Student Success – Cultivate Spring 2022

Definition of Success

1 a: degree or measure of succeeding b: satisfactory completion of something c: the gaining of wealth, respect or fame 2: a person or thing that succeeds

The Cal Poly Dairy Judging Team competed in the Southwest Dairy Cattle Judging Contest at the 2022 Fort Worth Stock Show in Texas in January, emerging as the first-place team in oral reasons and as the second-place team overall. Team members included agricultural communication major Genevieve Regli, and dairy science majors Lantz Adams, Matthew Brasil, and Ryan Haringa. The team was coached by Animal Science Department lecturers Morgan Wonderly and Matt Ruby and emeriti professor Stan Henderson. In addition, the team placed as second high team in Jersey breed and fifth high team in brown Swiss breed. Regli received first place in reasons and seventh high individual overall, Adams received fourth in reasons and ninth high individual overall, and Haringa received fifth in reasons and 10th high individual overall.


Three Cal Poly teams received awards at the Paperboard Packaging Alliance Student Design Challenge 2021, with students from the College of Agriculture, Food and Environmental Sciences serving on two of them. Recent food science alumna Maia Nelson and food science senior Chris Cheung were both on multi-disciplinary teams honored in the competition, with Nelson’s team placing in the top three and Cheung in the top nine. Nelson’s team “Sweet Pea” designed a packaging system for gardening education and Cheung’s team “EcoSLO” designed a packaging system for clean-ups of natural environments.


Apollonia Arellano, a fourth-year environmental earth and soil sciences major, was selected to participate in the Cal State University’s Agricultural Research ARI-HSI Fellowship program. Students who successfully complete the fellowship receive a stipend of $6,400. The funding comes from a four-year $1 million grant from the National Institute of Food and Agriculture Hispanic Serving Institutions educational grant program. Arellano will study the effects of conventional and biodegradable plastic mulch leachates on plant development. Plastic mulch is used in agricultural production to warm soil, conserve soil moisture, prevent weed growth, and minimize nutrient loss. One alternative to conventional plastic mulch is biodegradable plastic mulch, which still contains chemical compounds that are leachable. Arellano will test the hypothesis that leachates derived from conventional plastic mulches will negatively impact plant development at a greater magnitude relative to leachates derived from biodegradable plastic mulches. “The results of my study will enable growers to make better-informed decisions when choosing between conventional plastic mulch and biodegradable alternatives based on their effects on plant development,” she said.


The second-annual Fresh Tracks: First Generation Panel + Discussion, held Jan. 27, featured several CAFES students who identify as being a first-generation college students. They shared personal stories of navigating the college experience, gave advice, and answered questions about how to make the college experience more inclusive.

First-year agricultural business major Nelson Najera said that the encouragement of his friends, family and mentors gave him the inspiration to consider attending college, something he had not previously given much thought. “It is important to remember that not all of us have had the same educational opportunities,” said Najera, who attended a small, predominately Spanish-speaking high school in Greenfield, California. “Deciding to attend Cal Poly was nerve-wracking knowing that I didn’t have some of the same opportunities or as much money as other students.” Najera said that the best advice he received came from his dad: “It doesn’t matter where you come from or where they come from. At the end of the day, you are all sitting in the same classroom.”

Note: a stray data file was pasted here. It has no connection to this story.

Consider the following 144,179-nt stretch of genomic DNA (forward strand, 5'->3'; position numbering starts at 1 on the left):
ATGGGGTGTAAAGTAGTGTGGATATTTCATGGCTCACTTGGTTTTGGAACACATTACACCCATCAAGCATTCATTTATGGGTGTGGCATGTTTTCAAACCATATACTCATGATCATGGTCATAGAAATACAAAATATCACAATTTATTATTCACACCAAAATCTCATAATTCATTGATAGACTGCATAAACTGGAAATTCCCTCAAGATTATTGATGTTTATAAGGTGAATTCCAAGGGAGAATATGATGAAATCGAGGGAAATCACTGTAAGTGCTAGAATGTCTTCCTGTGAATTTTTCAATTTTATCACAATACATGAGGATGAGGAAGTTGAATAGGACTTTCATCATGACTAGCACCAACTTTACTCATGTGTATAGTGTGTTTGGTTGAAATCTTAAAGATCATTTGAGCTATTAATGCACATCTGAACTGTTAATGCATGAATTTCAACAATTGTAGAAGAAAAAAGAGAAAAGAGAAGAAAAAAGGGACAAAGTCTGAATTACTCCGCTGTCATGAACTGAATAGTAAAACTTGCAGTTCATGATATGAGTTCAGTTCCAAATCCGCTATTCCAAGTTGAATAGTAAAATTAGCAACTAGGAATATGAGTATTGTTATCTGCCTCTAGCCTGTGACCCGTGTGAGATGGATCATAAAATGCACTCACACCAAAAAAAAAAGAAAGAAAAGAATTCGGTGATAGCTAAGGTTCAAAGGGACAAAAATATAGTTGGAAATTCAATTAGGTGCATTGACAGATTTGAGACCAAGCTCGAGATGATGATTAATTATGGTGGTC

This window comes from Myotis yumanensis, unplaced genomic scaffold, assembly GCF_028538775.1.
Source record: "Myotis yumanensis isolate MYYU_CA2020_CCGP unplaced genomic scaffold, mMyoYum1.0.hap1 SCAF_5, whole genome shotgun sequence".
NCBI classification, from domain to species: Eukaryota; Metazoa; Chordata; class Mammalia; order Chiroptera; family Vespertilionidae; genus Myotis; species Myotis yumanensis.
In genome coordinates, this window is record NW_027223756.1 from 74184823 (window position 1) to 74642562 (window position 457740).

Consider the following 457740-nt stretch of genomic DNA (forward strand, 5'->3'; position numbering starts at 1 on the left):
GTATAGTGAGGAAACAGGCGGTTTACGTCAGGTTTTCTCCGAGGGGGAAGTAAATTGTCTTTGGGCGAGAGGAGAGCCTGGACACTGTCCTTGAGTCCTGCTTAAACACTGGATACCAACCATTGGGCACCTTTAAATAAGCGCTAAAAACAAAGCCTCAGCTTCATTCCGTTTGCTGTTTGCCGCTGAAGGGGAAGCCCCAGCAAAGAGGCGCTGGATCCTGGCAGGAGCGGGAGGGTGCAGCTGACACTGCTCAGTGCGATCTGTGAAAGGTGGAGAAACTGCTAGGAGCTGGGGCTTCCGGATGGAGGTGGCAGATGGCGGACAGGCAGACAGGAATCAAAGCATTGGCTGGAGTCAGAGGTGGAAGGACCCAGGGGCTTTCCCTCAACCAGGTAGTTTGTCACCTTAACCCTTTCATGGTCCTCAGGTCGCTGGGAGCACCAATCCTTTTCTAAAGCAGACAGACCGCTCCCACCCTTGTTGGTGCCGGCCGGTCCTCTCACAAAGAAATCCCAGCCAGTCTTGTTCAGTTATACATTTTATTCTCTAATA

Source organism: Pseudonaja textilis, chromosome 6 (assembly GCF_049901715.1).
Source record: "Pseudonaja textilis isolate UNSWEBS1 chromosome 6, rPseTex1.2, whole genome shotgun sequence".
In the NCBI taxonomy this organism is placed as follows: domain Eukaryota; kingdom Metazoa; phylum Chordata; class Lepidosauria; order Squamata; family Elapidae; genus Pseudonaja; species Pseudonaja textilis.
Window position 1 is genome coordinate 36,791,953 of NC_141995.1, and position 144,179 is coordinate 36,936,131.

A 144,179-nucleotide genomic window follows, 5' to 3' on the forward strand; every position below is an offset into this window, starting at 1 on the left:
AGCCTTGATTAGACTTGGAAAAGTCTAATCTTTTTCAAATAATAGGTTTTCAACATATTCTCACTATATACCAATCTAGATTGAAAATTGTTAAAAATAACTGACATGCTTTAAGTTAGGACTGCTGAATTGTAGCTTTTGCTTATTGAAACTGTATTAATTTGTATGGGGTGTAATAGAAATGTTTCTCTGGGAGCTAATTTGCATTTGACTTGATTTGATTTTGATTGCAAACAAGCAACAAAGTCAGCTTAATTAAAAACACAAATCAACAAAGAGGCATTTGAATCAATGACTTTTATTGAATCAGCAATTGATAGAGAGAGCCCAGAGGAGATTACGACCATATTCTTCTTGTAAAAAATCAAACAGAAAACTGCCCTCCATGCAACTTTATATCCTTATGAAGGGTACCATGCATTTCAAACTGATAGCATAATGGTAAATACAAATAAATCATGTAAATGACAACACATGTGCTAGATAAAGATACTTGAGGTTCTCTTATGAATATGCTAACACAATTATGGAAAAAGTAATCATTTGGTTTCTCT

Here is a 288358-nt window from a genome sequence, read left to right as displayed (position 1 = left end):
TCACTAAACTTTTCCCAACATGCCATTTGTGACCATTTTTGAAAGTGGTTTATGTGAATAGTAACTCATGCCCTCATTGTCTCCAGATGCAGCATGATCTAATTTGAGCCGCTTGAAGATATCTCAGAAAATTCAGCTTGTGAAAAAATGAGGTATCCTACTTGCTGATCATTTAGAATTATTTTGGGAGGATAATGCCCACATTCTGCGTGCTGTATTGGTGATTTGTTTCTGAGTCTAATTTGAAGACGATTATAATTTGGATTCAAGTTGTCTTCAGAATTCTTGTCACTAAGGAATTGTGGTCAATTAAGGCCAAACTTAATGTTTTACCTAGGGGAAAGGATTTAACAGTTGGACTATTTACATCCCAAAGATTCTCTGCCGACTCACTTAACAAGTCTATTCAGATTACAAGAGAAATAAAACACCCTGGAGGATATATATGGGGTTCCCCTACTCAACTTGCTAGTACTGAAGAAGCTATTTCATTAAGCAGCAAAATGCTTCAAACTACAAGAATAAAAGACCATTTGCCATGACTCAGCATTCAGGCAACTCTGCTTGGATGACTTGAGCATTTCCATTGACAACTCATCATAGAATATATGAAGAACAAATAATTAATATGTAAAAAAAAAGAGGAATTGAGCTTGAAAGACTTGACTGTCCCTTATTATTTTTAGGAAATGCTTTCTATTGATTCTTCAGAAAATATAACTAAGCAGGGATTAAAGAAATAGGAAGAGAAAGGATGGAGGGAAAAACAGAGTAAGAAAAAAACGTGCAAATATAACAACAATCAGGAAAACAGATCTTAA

The event was organized by the CAFES Diversity, Equity and Inclusion (DEI) Committee as part of the college’s DEI Strategic Action Plan, Goal 1: Develop a CAFES culture among students, staff and faculty that promotes inclusive excellence and an equity-minded community.


The Cal Poly Loggers, an intercollegiate team of male and female students involved in traditional forestry field skills, took first place at the Sierra-Cascade Logging Conference and Exhibition in Anderson, California. In addition, Kelly Schwenger, second-year forest and fire sciences major, earned top women’s competitor at the event.

Seven teams representing four western states competed in traditional timber sports Feb. 10-12. This was Cal Poly's first competition since the start of the COVID-19 pandemic in 2020. Students competed in events including underhand chopping, single bucking, double bucking, jack and jill, stock saw, choker setting, axe throw and speed axe.The Cal Poly logging team, advised by Professor Samantha Gill and assisted by Walter Ruzzo (Natural Resources Management, ’78), competed against teams from Oregon State University; California State Polytechnic University, Humboldt; University of Nevada Reno; U.C. Berkeley; Shasta College; and Northern Arizona University.

The Cal Poly team includes Schwenger; fourth-year forestry and natural resources majors Dustin Morgan, Austin Law, Mark Inman, Owen Purcell, Mary Cizin, and Teoman Dogan; fourth-year architectural engineering major Emmett Huggins; first-year forest and fire sciences major Gregory Crook; fourth-year business administration major Nate Mirizzi; fourth-year animal science major Helen Dubee,second-year forestry and natural resources major Kai Hansen; and Cal Poly alumna Nikki Bright (Environmental Management and Protection, ’21).


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